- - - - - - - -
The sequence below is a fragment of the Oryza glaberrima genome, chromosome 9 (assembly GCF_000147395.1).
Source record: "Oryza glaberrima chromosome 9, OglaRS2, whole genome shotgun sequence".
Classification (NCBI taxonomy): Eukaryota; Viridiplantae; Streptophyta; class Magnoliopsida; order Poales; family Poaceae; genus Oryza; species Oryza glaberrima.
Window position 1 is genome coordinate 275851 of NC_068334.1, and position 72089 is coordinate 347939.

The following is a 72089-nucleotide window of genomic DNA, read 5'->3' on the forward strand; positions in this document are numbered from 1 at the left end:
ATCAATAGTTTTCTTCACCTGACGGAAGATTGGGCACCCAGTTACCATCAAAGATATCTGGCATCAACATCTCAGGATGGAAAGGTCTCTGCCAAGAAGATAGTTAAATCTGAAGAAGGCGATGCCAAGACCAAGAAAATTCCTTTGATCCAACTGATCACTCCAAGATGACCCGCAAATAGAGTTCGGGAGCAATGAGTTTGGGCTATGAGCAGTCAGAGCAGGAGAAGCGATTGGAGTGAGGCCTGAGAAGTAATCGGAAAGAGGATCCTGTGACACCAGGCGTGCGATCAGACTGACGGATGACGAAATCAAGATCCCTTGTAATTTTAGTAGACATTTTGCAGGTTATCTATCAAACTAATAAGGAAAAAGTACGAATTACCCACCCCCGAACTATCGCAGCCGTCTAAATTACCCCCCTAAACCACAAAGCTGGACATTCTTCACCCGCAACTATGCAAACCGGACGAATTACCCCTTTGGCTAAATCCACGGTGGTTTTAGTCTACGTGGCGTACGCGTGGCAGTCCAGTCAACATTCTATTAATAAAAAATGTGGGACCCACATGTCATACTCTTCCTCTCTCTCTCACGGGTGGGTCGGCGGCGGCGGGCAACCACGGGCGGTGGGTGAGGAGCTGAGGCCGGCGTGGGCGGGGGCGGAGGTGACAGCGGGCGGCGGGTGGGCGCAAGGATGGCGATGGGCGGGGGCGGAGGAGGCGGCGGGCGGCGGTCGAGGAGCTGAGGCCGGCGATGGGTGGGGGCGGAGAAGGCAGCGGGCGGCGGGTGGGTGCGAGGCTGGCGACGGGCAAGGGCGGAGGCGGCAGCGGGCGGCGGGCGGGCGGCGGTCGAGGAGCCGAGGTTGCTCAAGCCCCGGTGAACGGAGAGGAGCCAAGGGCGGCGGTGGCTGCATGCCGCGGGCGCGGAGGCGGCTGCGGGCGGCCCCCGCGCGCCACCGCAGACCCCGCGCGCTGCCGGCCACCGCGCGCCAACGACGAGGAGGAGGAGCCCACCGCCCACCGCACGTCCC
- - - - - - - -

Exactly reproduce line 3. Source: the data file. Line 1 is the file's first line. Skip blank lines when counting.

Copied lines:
Classification (NCBI taxonomy): Eukaryota; Viridiplantae; Streptophyta; class Magnoliopsida; order Poales; family Poaceae; genus Oryza; species Oryza glaberrima.